What is hypoglycaemia (hypo)?
Hypoglycaemia (low blood glucose) is a blood glucose level (BGL) below 4 mmol/L.
It is a side effect of insulin treatment and mild hypoglycaemia will occur from time to time. Severe hypoglycaemia (needing help from someone else to treat it) is dangerous and must be avoided.
Hypoglycaemia makes it hard to concentrate and do normal activities, so driving and operating machinery are not safe if blood glucose levels are less than 5 mmol/L.
Hypoglycaemia can be caused by one or a number of events such as
- Delaying or missing a meal
- Too much quick acting insulin for the amount of carbohydrate eaten
- Too much basal insulin (long acting insulin)
- Drinking alcohol
- Strenuous exercise
- Unplanned physical activity
Note: Hypoglycaemia may be delayed for up to 12 hours after exercise
Planning is important in preventing hypos from occurring in the first place. If you are doing more activity or likely to eat on the run, plan well ahead, possibly reduce your insulin dosage and always carry a "Hypo Kit"
Symptoms of hypoglycaemia can vary between individuals. It important to get to know your body and become aware of the messages it is sending you.
Early warning symptoms
- Weakness, trembling or shaking
- Feeling dizzy light headed
- Tachycardia (racing heart beat)
Late symptoms (when your BGL is very low)
- Behaviour changes such as aggression, irritability, tearful or crying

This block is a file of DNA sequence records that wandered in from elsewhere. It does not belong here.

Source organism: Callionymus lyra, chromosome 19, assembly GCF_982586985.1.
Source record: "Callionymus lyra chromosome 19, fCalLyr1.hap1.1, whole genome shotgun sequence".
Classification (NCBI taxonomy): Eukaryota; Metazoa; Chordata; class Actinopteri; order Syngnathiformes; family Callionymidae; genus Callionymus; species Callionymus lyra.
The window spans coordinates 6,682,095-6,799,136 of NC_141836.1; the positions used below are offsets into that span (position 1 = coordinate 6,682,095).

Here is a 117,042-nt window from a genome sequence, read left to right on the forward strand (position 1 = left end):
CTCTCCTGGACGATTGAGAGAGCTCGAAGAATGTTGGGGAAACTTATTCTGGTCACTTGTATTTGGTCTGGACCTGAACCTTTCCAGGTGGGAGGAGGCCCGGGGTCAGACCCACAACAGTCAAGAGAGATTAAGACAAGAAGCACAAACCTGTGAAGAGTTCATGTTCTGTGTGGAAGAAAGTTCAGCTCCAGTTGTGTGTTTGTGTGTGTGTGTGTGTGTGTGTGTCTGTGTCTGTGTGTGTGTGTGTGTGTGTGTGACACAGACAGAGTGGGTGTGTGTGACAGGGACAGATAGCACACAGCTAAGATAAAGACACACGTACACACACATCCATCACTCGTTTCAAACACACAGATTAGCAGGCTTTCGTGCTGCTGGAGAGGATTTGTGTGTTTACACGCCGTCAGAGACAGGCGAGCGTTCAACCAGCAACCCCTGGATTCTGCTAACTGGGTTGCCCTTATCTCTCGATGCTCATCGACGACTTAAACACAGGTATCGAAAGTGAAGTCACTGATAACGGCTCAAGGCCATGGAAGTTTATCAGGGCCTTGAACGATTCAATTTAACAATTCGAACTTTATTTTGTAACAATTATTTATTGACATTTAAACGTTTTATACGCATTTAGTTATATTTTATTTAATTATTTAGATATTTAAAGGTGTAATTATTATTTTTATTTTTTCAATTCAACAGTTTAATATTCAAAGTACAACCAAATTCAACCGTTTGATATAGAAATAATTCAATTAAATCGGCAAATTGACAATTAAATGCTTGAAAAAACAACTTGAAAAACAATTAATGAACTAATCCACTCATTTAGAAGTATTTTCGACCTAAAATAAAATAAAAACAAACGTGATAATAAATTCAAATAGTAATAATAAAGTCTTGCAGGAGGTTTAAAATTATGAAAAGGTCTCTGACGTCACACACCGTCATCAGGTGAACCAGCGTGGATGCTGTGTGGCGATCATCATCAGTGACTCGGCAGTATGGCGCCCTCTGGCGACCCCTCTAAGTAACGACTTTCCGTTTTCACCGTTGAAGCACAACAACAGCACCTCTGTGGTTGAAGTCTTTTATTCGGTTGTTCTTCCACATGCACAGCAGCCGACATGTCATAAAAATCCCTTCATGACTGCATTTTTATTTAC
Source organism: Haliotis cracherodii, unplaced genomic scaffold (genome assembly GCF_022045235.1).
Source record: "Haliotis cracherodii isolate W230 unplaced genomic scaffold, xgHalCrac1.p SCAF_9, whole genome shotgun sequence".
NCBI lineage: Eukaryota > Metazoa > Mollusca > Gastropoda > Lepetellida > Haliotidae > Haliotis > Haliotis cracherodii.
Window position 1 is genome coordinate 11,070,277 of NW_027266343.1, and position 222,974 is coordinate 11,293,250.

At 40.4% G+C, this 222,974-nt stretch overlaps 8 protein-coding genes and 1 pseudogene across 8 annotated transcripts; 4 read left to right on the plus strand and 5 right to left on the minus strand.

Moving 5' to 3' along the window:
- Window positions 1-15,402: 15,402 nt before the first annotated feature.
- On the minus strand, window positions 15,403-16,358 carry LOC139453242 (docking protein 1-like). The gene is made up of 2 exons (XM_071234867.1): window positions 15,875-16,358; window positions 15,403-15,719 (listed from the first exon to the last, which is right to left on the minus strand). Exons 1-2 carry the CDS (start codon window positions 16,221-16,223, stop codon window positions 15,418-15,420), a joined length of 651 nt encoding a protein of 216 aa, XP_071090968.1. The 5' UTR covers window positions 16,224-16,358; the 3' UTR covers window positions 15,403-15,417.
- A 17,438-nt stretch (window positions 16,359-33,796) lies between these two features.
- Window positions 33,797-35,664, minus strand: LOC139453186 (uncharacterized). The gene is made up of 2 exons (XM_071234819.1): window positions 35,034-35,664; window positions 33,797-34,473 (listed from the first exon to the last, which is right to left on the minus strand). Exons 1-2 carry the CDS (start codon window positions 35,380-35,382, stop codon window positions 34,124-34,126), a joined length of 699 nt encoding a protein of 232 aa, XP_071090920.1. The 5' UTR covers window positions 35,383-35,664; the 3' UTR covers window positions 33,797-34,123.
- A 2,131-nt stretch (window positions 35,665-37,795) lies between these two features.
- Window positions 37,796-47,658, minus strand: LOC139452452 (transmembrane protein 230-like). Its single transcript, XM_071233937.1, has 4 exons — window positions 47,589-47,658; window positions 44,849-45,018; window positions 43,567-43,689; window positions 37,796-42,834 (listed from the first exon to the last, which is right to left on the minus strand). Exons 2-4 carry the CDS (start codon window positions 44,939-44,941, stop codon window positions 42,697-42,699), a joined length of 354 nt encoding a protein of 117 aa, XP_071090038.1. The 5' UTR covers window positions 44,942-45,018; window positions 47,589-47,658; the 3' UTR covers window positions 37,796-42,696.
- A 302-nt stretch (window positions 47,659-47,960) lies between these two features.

- Lack of concentration
- Tingling around the lips
- Blurred vision
- Poor co-ordination
- Drowsiness (feeling very sleepy) which may lead to unconsciousness
- Check your BGL, if able to do so. If not, treat as a hypo just to be sure
- You should treat blood glucose levels under 4 mmol/L, even if you have no symptoms. Don't wait, treat your hypo quickly because it can get worse and you could have a seizure or lose consciousness.
Have some quick acting easily absorbed carbohydrate. For example,
- Glucose tablets equivalent to 15 grams carbohydrate (Read the label on packing to ensure you are getting the correct dose)
- Six or seven jelly beans
- Half a can regular soft drink (not diet sugar free)
- Three teaspoons of sugar or honey
- Half a glass fruit juice
Try not to over treat your hypo, as this may cause high blood glucose levels. Treating it quickly with fast acting glucose is better than slow acting sugars such as chocolate. This may help stop the strong hunger that some people feel when having a hypo, which leads to eating too much.
If possible re-check BGL after 10-15 minutes to ensure it is above 4mmol/L. If symptoms persist or BGL remains below low, repeat Step 1.
If your next meal is more than 20 minutes away, you will need to eat some long acting carbohydrate, such as:
- One slice of bread
- One glass of milk
- One piece of fruit
- Two or three pieces of dried apricots, figs or other dried fruit
- One tub natural low fat yoghurt
- Six small dry biscuits and cheese
What should be done if you are unconscious, drowsy or unable to swallow?
This is a diabetic emergency and you need assistance and treatment.